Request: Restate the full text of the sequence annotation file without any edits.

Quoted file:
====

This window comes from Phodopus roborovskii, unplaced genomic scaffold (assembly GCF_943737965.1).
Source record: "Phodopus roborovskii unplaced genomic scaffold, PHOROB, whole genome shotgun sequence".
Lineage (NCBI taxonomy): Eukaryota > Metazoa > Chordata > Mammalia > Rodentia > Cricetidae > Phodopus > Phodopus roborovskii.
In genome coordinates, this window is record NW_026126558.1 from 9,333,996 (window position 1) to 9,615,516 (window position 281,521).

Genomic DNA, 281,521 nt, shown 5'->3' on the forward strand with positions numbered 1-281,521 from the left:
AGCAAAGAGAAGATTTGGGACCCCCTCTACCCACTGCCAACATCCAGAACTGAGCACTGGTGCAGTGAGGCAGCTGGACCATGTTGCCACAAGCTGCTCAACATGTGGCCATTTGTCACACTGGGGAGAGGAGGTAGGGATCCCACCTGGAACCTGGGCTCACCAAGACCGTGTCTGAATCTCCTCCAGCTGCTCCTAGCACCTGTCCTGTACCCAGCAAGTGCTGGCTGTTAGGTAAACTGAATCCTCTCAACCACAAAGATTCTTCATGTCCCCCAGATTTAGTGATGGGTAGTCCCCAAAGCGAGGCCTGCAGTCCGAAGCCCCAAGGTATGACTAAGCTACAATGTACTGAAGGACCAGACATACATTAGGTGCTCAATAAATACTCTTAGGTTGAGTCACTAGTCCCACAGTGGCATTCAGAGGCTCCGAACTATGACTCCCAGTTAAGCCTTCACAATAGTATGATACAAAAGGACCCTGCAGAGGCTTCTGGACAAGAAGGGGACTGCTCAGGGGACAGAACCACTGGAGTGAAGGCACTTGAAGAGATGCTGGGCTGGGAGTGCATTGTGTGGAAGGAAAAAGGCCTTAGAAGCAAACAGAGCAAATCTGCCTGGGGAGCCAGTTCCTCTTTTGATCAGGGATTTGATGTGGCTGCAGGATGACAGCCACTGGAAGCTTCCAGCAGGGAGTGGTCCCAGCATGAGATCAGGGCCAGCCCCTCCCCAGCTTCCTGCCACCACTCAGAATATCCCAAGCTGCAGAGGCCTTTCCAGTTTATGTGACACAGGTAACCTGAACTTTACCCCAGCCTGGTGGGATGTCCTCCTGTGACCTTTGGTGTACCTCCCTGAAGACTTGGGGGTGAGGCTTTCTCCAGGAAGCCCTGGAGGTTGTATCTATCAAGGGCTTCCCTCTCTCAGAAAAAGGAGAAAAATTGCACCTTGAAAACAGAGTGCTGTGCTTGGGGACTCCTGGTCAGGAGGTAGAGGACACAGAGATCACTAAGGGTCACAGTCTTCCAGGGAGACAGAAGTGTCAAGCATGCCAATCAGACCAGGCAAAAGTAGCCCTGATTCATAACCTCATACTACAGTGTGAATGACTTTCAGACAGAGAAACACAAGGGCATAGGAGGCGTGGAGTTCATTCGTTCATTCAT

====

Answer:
This window comes from Phodopus roborovskii, unplaced genomic scaffold (assembly GCF_943737965.1).
Source record: "Phodopus roborovskii unplaced genomic scaffold, PHOROB, whole genome shotgun sequence".
Lineage (NCBI taxonomy): Eukaryota > Metazoa > Chordata > Mammalia > Rodentia > Cricetidae > Phodopus > Phodopus roborovskii.
In genome coordinates, this window is record NW_026126558.1 from 9,333,996 (window position 1) to 9,615,516 (window position 281,521).

Genomic DNA, 281,521 nt, shown 5'->3' on the forward strand with positions numbered 1-281,521 from the left:
AGCAAAGAGAAGATTTGGGACCCCCTCTACCCACTGCCAACATCCAGAACTGAGCACTGGTGCAGTGAGGCAGCTGGACCATGTTGCCACAAGCTGCTCAACATGTGGCCATTTGTCACACTGGGGAGAGGAGGTAGGGATCCCACCTGGAACCTGGGCTCACCAAGACCGTGTCTGAATCTCCTCCAGCTGCTCCTAGCACCTGTCCTGTACCCAGCAAGTGCTGGCTGTTAGGTAAACTGAATCCTCTCAACCACAAAGATTCTTCATGTCCCCCAGATTTAGTGATGGGTAGTCCCCAAAGCGAGGCCTGCAGTCCGAAGCCCCAAGGTATGACTAAGCTACAATGTACTGAAGGACCAGACATACATTAGGTGCTCAATAAATACTCTTAGGTTGAGTCACTAGTCCCACAGTGGCATTCAGAGGCTCCGAACTATGACTCCCAGTTAAGCCTTCACAATAGTATGATACAAAAGGACCCTGCAGAGGCTTCTGGACAAGAAGGGGACTGCTCAGGGGACAGAACCACTGGAGTGAAGGCACTTGAAGAGATGCTGGGCTGGGAGTGCATTGTGTGGAAGGAAAAAGGCCTTAGAAGCAAACAGAGCAAATCTGCCTGGGGAGCCAGTTCCTCTTTTGATCAGGGATTTGATGTGGCTGCAGGATGACAGCCACTGGAAGCTTCCAGCAGGGAGTGGTCCCAGCATGAGATCAGGGCCAGCCCCTCCCCAGCTTCCTGCCACCACTCAGAATATCCCAAGCTGCAGAGGCCTTTCCAGTTTATGTGACACAGGTAACCTGAACTTTACCCCAGCCTGGTGGGATGTCCTCCTGTGACCTTTGGTGTACCTCCCTGAAGACTTGGGGGTGAGGCTTTCTCCAGGAAGCCCTGGAGGTTGTATCTATCAAGGGCTTCCCTCTCTCAGAAAAAGGAGAAAAATTGCACCTTGAAAACAGAGTGCTGTGCTTGGGGACTCCTGGTCAGGAGGTAGAGGACACAGAGATCACTAAGGGTCACAGTCTTCCAGGGAGACAGAAGTGTCAAGCATGCCAATCAGACCAGGCAAAAGTAGCCCTGATTCATAACCTCATACTACAGTGTGAATGACTTTCAGACAGAGAAACACAAGGGCATAGGAGGCGTGGAGTTCATTCGTTCATTCAT